The reason that Gwen and Robert have brought Felicity for baptism is very straightforward: they want her to know that she is loved and cherished by both themselves and the family and by God. They want her to know that her very name, like yours and mine, is held in God’s hands and inscribed in the Book of Life. And what a name Felicity is. It is a name full of nuance and meaning. I think that it is also the only name used in the Book of Common prayer as a common noun; more of this in a second or two.
Felicity means joy and happiness and as I baptise Felicity today, I know that we will all be praying for her joy and happiness. But the name Felicity also has connations of faith and hope. Felicity is a profoundly Christian name. In the prayer for the Queen in the Book of Common Prayer we pray for our sovereign lady’s ‘everlasting joy and felicity.’ I think this is a wonderful praise!
My prayer for Felicity is that as a baptised Christian her life will be grounded in the surety of love, lived with infectious joy, grounded in faith and hope, in the sincere belief that she will, therefore, live a transfigured life; one that truly ‘magnifies his Holy Name.’
Come to think of it that is my prayer for each and every one of us here today, Amen.
I have a confession to make, I love the Book of Isaiah, I mean properly love it! I love it in a slightly nerdy sort of way. I do understand that it is not good to have favourites, that all of the books are divinely inspired and that just cherry picking the parts that I already agree with or enjoy leads to all sorts of problem in theology and the way that I end up perceiving the world with but deep in my heart I have to say that some bits of the Bible leave me cold whilst others really do float my boat.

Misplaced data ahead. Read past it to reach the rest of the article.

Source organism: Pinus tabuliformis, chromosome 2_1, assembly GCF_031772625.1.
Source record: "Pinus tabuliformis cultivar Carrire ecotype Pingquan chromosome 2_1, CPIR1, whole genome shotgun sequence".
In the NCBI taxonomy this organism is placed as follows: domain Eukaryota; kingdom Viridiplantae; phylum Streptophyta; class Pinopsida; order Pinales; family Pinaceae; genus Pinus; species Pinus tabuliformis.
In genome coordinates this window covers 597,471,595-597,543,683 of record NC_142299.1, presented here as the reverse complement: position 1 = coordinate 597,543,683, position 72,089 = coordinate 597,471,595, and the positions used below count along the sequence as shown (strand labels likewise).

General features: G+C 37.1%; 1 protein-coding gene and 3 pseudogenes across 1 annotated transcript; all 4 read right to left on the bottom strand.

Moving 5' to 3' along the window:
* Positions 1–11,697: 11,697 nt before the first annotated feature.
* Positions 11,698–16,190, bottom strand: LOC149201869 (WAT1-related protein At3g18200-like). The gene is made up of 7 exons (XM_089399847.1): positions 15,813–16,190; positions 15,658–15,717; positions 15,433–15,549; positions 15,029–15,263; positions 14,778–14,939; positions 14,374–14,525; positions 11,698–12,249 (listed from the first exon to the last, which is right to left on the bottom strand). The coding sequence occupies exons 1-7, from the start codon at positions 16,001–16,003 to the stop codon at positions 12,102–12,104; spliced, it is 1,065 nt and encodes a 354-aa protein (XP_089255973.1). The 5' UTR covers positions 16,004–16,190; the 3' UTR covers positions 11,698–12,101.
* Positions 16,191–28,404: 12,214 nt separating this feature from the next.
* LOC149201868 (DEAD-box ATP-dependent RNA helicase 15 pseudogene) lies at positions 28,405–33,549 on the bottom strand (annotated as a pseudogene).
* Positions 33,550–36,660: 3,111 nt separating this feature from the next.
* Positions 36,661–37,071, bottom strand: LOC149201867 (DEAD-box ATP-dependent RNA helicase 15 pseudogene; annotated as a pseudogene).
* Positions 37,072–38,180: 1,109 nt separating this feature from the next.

For instance, I have been known to eat shellfish, I have been known to eat a cheeseburger and I am probably wearing mixed fibres as I speak (all of which are prohibited in the Levitical laws) but Isaiah shines like a beacon amongst all the other books around it. I love its poetry, I love its message, it points more directly to the coming of Christ and is staggering in its range and scope. It was written at a time when the nation of Israel was in exile, dragged from their homeland by the Babylonians. The nation of Israel was looking for deliverance, for some sort of divine intervention to rescue them from their captivity. What I find staggering is that although the Israelites were suffering the book is not merely blind fist shaking in blind fury, blaming everyone else for the mess that they are in.